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On the Town: Going Batty

Wednesday, October 26, 2016


Illustration by Virginia Greene

October 26, 2016

Going Batty
In honor of National Bat Week, which ends, appropriately, on Halloween, we do some myth-busting about one of Charleston’s native flying mammals, the “big brown”


written by Suzannah Smith Miles

If you’ve ever encountered bats roosting in the eaves or attic of your Holy City home—or, scarier still, had a stray critter flapping through your living quarters—there’s a fair chance it was of the “big brown” variety (Eptesicus fuscus). Among the largest of the 14 species of bats indigenous to South Carolina, these creatures of the night regularly set up residence in human houses and outbuildings (but may also sleep away the days inside tree cavities and bark crevices). At sundown, Earth’s only flying mammals emerge to hunt winged insects, capturing mosquitoes and more with their mouths as well as their scoop-like tail membranes. Here, find a few more fun facts.

Dark Secret: Bats are not actually blind, but like all mammals, they cannot see in complete darkness. Thus they use echolocation, creating a steady stream of sounds with their mouths (inaudible to us) that bounce off nearby objects to help them find their way in the dark.

Invite Company: Habitat loss poses a major threat to bats across the world. To shelter a colony in your own backyard, install a house that’s certified by Bat Conservation International. Locally, Wild Birds Unlimited is a good source for these boxes that must be hung 12 to 20 feet above the ground.

Safety First: While bats are often believed to carry rabies, only one-half percent of them actually have the virus. However, their tiny teeth marks are hard to detect, so if one is found inside with a snoozing human or unattended child, that person should seek medical attention. If possible, have the bat professionally captured and tested for rabies by the South Carolina Department of Health and Environmental Control.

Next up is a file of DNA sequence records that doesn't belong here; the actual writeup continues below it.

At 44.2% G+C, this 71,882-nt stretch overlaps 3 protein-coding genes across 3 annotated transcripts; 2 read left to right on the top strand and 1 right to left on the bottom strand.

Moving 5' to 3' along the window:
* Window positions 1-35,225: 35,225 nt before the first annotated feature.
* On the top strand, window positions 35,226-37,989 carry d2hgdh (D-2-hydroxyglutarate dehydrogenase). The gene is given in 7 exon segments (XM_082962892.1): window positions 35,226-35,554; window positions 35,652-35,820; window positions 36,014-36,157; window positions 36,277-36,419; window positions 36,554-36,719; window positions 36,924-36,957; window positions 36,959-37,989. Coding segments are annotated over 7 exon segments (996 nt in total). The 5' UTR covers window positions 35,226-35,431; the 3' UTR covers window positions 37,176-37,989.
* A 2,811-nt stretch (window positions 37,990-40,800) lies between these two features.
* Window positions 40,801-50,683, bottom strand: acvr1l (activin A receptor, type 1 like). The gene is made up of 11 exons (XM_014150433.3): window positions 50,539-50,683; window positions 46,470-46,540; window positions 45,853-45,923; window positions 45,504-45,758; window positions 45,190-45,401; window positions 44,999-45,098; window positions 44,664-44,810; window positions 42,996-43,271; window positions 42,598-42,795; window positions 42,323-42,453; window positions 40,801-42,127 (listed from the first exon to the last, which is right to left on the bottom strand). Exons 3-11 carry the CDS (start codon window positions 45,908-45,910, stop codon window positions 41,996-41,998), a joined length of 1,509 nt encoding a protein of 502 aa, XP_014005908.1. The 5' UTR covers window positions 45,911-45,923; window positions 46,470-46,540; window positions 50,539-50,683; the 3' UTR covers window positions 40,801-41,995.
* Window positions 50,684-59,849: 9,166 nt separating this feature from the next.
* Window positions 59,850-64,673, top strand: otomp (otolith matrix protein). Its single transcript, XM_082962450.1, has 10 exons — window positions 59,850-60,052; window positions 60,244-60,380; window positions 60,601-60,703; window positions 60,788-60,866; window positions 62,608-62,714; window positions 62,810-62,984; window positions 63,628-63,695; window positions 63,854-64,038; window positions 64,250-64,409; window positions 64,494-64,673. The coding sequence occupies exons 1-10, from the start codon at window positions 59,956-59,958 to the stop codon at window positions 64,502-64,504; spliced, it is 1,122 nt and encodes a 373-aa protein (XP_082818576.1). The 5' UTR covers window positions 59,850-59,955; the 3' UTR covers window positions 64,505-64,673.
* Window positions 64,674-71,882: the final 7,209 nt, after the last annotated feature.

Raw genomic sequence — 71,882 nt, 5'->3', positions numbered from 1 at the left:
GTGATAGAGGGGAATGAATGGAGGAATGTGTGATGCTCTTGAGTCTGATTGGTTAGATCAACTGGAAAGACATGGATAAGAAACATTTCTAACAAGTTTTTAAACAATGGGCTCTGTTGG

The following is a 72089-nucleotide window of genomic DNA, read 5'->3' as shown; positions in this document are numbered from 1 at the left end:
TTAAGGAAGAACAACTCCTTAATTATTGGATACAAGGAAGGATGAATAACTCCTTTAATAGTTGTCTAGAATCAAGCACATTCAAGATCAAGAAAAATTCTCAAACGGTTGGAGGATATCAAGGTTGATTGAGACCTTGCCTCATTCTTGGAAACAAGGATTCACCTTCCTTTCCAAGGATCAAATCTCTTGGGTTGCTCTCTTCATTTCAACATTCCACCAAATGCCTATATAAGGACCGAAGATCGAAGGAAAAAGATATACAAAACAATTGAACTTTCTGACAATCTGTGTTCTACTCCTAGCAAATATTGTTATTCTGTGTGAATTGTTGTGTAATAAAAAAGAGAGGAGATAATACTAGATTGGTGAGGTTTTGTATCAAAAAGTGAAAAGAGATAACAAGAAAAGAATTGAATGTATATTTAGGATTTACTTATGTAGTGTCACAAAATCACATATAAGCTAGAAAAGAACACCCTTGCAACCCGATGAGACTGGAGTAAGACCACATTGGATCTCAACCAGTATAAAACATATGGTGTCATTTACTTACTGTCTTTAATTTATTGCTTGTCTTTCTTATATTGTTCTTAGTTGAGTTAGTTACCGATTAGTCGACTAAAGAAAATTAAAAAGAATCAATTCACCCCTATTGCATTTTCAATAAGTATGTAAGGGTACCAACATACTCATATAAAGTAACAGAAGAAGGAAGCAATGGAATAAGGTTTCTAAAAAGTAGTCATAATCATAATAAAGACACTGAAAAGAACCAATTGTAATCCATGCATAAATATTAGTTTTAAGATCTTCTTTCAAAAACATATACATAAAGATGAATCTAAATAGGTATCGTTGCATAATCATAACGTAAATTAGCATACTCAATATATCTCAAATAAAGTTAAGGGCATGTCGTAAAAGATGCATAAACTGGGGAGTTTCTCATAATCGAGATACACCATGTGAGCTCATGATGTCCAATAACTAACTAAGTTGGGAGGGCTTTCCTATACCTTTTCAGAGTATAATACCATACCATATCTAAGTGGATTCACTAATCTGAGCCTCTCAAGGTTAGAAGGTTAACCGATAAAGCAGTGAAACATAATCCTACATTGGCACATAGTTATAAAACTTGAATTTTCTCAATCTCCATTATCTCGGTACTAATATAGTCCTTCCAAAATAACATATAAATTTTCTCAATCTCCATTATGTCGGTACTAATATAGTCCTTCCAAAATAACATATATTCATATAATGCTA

Health Scare: Across the country, bat species that hibernate (including big browns) are dying at an alarming rate from white-nose syndrome, a disease that was found in South Carolina in 2013 and has been spreading since. The fungus that causes it thrives in cool, humid places with minimal airflow, and while humans aren’t affected by it, they can transport its spores.

Twisting Words: The long-lived phrase “going batty” comes from the aerodynamic critters’ often-erratic flight—their habit of making sudden turns and twists while chasing prey. The bat’s wings are flexible, with muscles that allow them to move more like human hands than bird wings, which operate as single units.

Dinner on the Fly: Though small (four to five inches long, on average), big browns consume an unbelievable amount of food, including moths, flies, beetles, mosquitoes, and even wasps. A single animal can gobble up a third of its weight in one night. This natural form of pest control is vital to reducing insect populations that plague crops, as well as those that carry diseases harmful to humans.

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